Viet Nam’s Trade Minister Truong Dinh Tuyen said his country sees membership as of crucial importance. The reforms as well as membership itself will be necessary for Viet Nam’s economic growth and will also make a “modest” contribution to the expansion of the global economy, he told the working party. He listed the actions Viet Nam has taken and some of its commitments. These included 24 laws and numerous regulations, including commercial, enterprise and intellectual property laws, and pledges to implement the WTO’s Sanitary and Phytosanitary and Technical Barriers to Trade agreements immediately instead of Viet Nam’s original request to delay these for two years. Although Viet Nam is a low income developing country in transition, it is being asked to make commitments that go beyond those of current members in a similar position, the minister said. He cited Viet Nam’s agreement to scrap agricultural export subsidies immediately as an example and asked members to be flexible.
All speakers warmly praised Viet Nam for its efforts and looked forward to its membership later this year. A few identified issues they still want to pursue or information they need for clarification.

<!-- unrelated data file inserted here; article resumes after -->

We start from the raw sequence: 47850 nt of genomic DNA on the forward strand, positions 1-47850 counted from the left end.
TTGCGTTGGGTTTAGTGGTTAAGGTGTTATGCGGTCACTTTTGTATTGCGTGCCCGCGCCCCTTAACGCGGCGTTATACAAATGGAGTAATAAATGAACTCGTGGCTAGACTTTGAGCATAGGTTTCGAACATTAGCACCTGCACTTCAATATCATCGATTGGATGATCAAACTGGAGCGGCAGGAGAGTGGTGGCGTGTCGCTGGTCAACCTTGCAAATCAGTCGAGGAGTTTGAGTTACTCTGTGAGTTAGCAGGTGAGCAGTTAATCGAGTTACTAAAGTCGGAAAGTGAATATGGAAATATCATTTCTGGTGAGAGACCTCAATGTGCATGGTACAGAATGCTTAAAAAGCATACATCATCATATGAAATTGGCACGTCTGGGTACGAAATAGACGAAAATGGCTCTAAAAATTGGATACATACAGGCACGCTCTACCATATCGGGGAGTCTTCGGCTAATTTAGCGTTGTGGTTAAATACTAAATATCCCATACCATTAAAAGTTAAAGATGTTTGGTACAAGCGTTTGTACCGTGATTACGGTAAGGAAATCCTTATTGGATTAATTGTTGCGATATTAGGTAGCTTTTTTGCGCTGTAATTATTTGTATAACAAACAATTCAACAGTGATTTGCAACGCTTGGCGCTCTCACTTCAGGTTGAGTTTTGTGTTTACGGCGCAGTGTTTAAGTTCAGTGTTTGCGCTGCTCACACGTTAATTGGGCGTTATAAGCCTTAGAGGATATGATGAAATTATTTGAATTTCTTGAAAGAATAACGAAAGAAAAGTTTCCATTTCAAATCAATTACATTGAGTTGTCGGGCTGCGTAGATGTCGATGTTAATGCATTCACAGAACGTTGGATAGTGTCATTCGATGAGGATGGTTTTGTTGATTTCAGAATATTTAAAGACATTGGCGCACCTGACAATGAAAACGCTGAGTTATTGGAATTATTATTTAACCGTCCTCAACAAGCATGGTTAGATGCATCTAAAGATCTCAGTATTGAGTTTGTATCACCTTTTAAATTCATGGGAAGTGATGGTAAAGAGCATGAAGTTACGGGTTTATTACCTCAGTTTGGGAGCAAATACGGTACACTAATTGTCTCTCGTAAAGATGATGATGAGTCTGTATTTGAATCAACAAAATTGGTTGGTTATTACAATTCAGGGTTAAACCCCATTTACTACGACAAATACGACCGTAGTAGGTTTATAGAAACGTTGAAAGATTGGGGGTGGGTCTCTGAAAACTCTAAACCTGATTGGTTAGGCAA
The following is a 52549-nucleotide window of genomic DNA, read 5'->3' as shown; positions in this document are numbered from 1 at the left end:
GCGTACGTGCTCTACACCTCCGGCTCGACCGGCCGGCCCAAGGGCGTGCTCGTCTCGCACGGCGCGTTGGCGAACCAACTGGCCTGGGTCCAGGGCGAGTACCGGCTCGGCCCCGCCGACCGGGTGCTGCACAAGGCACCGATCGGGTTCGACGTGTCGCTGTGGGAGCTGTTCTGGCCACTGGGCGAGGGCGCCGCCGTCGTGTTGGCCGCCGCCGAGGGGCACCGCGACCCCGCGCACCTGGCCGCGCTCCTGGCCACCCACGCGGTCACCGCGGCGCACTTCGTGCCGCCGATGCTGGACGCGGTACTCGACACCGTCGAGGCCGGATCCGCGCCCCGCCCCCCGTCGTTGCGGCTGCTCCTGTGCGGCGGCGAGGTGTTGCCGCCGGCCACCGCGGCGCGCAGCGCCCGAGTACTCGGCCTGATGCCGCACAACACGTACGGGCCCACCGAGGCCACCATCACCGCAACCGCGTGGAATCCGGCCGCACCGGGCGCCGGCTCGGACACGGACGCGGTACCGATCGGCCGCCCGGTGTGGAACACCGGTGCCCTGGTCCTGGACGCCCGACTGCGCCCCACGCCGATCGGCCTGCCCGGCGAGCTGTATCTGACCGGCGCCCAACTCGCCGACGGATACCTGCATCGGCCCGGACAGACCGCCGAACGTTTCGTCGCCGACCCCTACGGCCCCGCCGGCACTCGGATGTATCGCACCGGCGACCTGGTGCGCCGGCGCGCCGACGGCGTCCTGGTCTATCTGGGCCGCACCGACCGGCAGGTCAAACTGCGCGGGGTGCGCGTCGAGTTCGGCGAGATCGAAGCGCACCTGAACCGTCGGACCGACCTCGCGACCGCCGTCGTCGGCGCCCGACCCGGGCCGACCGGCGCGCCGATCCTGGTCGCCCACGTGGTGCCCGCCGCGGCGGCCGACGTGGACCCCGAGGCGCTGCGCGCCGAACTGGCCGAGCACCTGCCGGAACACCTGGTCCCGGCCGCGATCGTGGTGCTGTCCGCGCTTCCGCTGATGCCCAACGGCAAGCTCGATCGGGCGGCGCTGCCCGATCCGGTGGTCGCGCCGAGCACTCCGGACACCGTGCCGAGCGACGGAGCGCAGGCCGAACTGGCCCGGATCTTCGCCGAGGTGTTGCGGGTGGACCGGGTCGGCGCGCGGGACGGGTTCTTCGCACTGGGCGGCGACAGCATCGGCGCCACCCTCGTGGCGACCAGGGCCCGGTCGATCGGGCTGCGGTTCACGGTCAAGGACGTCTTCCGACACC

The Association of Southeast Asian Nations (ASEAN, Brunei speaking) called for draft paragraphs on labour standards and textiles to be deleted from the working party report, the latter because the WTO’s Textiles and Clothing Agreement is now defunct. Viet Nam, which is a member of ASEAN, echoed the call.
Two issues which have been raised repeatedly in previous meetings appear close to resolution. One is trading rights, with Viet Nam now agreeing that foreign companies can have the right to import into Viet Nam even if they do not have commercial presence, so long as they register with the Vietnamese government. Members welcomed this although some are still seeking further clarification.
The other is excise duty on spirits and beers. Some members are concerned that higher duty rates on spirits of over 40 degrees amounts to discrimination against imported spirits. They offered some suggestions such as a sliding scale based on alcohol content that would not discriminate. Some members are also uncomfortable with different rates for bottled, canned, “draught” and “draft” beer, which they say also discriminates against imports. Viet Nam said it has no intention to discriminate and is looking for an acceptable solution.
Once again, Viet Nam found itself in the middle of an argument between Argentina (which defends the right to impose export taxes and restrictions) and the EU and US (which oppose these). Even then, Argentina said neutral wording can be found to reflect Viet Nam’s agreement in bilateral talks not to impose these, without relating this to WTO agreements.
The US praised Viet Nam for the extensive revisions and updating of its intellectual property laws. It said it was pleased to report that the end of the dialogue on legislation in this area is in sight.
Drafts to be circulated, informal meetings in September, followed by a formal working party meeting. No dates set.